Trading Places (1983) Retro Review

(Alternate Title: Ruminations on Contemporary Comedy vis-à-vis Trading Places in Retrospect)

1983’s Trading Places is a funny comedy. I recognize the redundancy but bear with me for a moment. Comedy as a genre has undergone shifts in American cinema, from silent slapsticks to play-based farces, from situational romps to vulgar gross-outs as certain films break molds, break box-office, and are copied to diminishing returns until something breaks the established conventions and etc. Every genre of film goes through this, with even the staid romantic-comedy undergoing shifts to “respect” the shifting gender roles of the modern era. The superhero genre is doing it too, with three major studios forking in three different directions (Marvel has built a streamlined franchise and emphasized the fun of a comic book universe, DC has banked on big-budgeted grit to mixed results, and Sony continues to trundle along with no real purpose).

My point is simply that a comedy like Trading Places, despite 30 years of shifting entertainment, is funny – and in a way that really isn’t done anymore.

This may have less to do with comedic trends than the fact that it’s hard to write good jokes. Improvisation and male-bonding dominate much of our comedy today (I mean the successful ones like what Apatow produces, not the parody monsters churned out in the Seltzer-Friedberg model). Hanging out with Seth Rogen and James Franco does seem like a good time, and Ron Burgundy will always make me smile, for it is their manners and buffoonery that make their films comedies. It may seem odd to say this, but watching Trading Places one is reminded that Eddie Murphy and Dan Aykroyd are actors playing roles. Both are comedians in their own rights of course but they are working with a script (a good one) and modeling their performances on that. I mean to take nothing from Will Ferrell and his frequent costars, but our current comedy genre is much stronger on a scene by scene and actor by actor basis. The sum is always much weaker than its parts.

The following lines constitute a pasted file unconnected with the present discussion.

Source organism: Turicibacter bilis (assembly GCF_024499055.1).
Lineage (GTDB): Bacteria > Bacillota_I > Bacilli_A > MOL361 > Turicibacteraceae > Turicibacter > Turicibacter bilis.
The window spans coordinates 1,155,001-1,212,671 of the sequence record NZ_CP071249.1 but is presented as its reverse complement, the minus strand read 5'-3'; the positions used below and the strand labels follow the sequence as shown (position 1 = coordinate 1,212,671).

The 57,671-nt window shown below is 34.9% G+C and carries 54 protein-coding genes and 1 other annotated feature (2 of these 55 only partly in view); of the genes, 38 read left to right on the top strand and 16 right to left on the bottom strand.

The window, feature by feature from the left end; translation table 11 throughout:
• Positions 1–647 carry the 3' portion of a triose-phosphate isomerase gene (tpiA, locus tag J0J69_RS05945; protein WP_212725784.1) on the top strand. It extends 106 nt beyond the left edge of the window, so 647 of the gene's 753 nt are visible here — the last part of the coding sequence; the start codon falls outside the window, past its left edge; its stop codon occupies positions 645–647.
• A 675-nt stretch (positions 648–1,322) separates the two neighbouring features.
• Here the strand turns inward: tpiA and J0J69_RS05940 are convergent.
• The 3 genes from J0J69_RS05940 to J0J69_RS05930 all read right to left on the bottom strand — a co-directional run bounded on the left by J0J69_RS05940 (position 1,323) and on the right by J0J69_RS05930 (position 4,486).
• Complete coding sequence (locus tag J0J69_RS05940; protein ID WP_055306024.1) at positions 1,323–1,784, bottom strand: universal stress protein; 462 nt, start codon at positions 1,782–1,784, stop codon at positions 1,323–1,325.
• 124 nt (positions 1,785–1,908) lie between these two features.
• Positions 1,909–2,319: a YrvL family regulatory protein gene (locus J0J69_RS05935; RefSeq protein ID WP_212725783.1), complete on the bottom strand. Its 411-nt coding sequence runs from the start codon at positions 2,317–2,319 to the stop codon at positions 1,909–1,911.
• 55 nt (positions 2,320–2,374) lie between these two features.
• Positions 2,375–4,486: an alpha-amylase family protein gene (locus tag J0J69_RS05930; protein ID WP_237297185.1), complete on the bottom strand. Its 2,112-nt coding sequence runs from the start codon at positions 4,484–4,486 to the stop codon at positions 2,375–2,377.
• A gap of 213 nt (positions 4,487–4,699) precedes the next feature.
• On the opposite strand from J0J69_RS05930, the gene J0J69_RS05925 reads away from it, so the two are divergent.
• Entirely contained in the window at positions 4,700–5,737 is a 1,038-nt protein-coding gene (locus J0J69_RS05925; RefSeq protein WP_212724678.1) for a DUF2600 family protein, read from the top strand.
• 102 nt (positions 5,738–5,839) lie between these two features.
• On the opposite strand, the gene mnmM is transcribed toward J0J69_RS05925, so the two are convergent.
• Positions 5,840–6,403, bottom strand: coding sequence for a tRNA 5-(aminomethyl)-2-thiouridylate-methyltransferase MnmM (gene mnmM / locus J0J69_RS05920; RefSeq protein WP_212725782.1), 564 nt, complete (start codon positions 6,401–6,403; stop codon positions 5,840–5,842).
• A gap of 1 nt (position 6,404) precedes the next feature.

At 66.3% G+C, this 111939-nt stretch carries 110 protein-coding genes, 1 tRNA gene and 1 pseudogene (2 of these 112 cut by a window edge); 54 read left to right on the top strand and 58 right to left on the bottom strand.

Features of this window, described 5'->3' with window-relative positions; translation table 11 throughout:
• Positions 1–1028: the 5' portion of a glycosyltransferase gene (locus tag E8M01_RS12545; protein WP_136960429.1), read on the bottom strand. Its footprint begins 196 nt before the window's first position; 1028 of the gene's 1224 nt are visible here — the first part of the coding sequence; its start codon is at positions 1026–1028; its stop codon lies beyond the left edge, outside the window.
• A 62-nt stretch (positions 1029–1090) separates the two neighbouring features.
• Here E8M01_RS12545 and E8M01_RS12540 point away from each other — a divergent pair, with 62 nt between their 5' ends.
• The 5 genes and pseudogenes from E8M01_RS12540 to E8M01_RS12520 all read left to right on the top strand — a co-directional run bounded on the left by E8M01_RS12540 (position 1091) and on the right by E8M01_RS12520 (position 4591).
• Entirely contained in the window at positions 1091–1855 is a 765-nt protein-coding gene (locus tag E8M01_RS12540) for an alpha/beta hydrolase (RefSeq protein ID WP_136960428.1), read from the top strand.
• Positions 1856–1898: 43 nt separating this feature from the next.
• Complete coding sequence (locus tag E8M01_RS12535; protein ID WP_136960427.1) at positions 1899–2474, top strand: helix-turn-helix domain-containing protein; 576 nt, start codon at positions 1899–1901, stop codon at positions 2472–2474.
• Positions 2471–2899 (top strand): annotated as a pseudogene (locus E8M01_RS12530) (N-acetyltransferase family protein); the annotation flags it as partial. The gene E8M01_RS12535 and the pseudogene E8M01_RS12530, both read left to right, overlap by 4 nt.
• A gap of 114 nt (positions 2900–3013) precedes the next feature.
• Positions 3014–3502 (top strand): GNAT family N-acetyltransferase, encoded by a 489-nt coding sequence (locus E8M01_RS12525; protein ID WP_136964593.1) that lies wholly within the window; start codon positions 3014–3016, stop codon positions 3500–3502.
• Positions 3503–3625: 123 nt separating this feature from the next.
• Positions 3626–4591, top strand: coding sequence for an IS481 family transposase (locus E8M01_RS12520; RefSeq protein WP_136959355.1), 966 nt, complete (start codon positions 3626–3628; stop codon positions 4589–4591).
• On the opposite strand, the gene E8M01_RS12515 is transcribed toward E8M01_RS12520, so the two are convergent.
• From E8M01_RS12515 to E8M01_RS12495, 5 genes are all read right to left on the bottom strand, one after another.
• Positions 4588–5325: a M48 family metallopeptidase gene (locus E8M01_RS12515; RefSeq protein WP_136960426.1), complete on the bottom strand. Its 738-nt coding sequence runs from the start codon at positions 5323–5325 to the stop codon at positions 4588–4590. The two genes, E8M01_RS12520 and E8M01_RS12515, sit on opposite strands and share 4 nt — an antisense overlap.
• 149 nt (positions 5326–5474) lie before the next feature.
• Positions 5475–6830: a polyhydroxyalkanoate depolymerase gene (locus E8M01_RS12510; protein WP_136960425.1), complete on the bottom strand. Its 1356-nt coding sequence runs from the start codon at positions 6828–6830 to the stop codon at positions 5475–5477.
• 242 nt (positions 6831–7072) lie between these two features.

Today’s comedy film may introduce us to a character and his band of friends, may touch upon his job as it impacts his forthcoming antics, and then commence with the bantering and the blows to the crotch, substance abuse, pausing momentarily for someone, perhaps the protagonist, to remark that things have gotten out of hand. 2009’s The Hangover and 2012’s Ted followed this template to a T. Both films are packed with humor but the plots are little more than macguffins to usher us through the sketches in an orderly fashion. Is this a problem? No, it’s not a problem. Is it easier to do than build an entire story from the ground up and make it funny? Yes, it is. Does that mean our current comedies are lazier than those of yore?

Well I’m not speaking in iambic pentameter and Shakespeare’s comedies would settle for nothing less. Scientifically, I can blame the second law of thermodynamics for this lapse. Which is a roundabout way of saying I’m just wasting your time by blowing hot air and I should get on with the review already.

Pointedly, this is how I frame the review, because I could not stop thinking about how much I was enjoying the story of Trading Places as much as I was enjoying the jokes. Dan Aykroyd plays the upper-crust Louis Winthorpe III, the managing director of Duke & Duke, a commodities brokerage in Philadelphia. One day he is “accosted” by street hustler Billy Ray Valentine (Eddie Murphy), which leads to Billy’s arrest. Winthorpe’s employers are repulsively rich and, out of boredom, decide to engage in a social experiment. The Duke brothers bankrupt Winthorpe and raise Valentine from the streets, installing him in swanky new digs and with Winthorpe’s butler to boot. They wager that they can turn the goody-good Winthorpe into a criminal and the criminal Valentine into a successful broker.